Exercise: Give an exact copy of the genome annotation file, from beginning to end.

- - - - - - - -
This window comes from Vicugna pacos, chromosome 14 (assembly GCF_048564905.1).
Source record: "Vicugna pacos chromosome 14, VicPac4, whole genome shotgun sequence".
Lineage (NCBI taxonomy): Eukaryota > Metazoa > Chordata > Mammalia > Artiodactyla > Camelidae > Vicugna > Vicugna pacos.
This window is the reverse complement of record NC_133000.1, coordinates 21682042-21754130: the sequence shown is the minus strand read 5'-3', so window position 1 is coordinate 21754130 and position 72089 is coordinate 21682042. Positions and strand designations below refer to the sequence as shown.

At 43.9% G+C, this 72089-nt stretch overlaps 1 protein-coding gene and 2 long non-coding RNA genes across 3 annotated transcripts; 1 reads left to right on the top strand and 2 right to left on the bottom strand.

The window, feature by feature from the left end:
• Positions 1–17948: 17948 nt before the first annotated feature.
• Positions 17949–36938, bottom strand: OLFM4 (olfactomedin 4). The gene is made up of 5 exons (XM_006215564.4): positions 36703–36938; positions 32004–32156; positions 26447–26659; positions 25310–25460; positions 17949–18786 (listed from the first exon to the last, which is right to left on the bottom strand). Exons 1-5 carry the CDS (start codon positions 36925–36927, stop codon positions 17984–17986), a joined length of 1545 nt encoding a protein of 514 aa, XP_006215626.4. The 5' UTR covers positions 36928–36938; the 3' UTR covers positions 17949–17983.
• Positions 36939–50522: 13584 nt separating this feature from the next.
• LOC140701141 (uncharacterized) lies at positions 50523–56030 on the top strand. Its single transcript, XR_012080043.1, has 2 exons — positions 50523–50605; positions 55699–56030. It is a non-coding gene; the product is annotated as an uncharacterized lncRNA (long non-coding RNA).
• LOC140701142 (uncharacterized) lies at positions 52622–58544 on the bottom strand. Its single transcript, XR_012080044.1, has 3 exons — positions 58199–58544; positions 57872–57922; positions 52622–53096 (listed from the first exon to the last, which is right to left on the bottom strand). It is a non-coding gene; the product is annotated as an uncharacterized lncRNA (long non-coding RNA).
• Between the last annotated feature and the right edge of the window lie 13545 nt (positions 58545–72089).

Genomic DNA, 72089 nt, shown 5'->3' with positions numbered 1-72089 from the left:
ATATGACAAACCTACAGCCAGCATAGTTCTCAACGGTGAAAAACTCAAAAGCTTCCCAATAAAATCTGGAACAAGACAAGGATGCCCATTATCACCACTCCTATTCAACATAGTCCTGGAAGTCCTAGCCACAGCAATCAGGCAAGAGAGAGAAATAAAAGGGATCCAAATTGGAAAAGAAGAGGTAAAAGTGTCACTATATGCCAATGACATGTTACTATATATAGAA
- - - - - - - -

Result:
This window comes from Vicugna pacos, chromosome 14 (assembly GCF_048564905.1).
Source record: "Vicugna pacos chromosome 14, VicPac4, whole genome shotgun sequence".
Lineage (NCBI taxonomy): Eukaryota > Metazoa > Chordata > Mammalia > Artiodactyla > Camelidae > Vicugna > Vicugna pacos.
This window is the reverse complement of record NC_133000.1, coordinates 21682042-21754130: the sequence shown is the minus strand read 5'-3', so window position 1 is coordinate 21754130 and position 72089 is coordinate 21682042. Positions and strand designations below refer to the sequence as shown.

At 43.9% G+C, this 72089-nt stretch overlaps 1 protein-coding gene and 2 long non-coding RNA genes across 3 annotated transcripts; 1 reads left to right on the top strand and 2 right to left on the bottom strand.

The window, feature by feature from the left end:
• Positions 1–17948: 17948 nt before the first annotated feature.
• Positions 17949–36938, bottom strand: OLFM4 (olfactomedin 4). The gene is made up of 5 exons (XM_006215564.4): positions 36703–36938; positions 32004–32156; positions 26447–26659; positions 25310–25460; positions 17949–18786 (listed from the first exon to the last, which is right to left on the bottom strand). Exons 1-5 carry the CDS (start codon positions 36925–36927, stop codon positions 17984–17986), a joined length of 1545 nt encoding a protein of 514 aa, XP_006215626.4. The 5' UTR covers positions 36928–36938; the 3' UTR covers positions 17949–17983.
• Positions 36939–50522: 13584 nt separating this feature from the next.
• LOC140701141 (uncharacterized) lies at positions 50523–56030 on the top strand. Its single transcript, XR_012080043.1, has 2 exons — positions 50523–50605; positions 55699–56030. It is a non-coding gene; the product is annotated as an uncharacterized lncRNA (long non-coding RNA).
• LOC140701142 (uncharacterized) lies at positions 52622–58544 on the bottom strand. Its single transcript, XR_012080044.1, has 3 exons — positions 58199–58544; positions 57872–57922; positions 52622–53096 (listed from the first exon to the last, which is right to left on the bottom strand). It is a non-coding gene; the product is annotated as an uncharacterized lncRNA (long non-coding RNA).
• Between the last annotated feature and the right edge of the window lie 13545 nt (positions 58545–72089).

Genomic DNA, 72089 nt, shown 5'->3' with positions numbered 1-72089 from the left:
ATATGACAAACCTACAGCCAGCATAGTTCTCAACGGTGAAAAACTCAAAAGCTTCCCAATAAAATCTGGAACAAGACAAGGATGCCCATTATCACCACTCCTATTCAACATAGTCCTGGAAGTCCTAGCCACAGCAATCAGGCAAGAGAGAGAAATAAAAGGGATCCAAATTGGAAAAGAAGAGGTAAAAGTGTCACTATATGCCAATGACATGTTACTATATATAGAA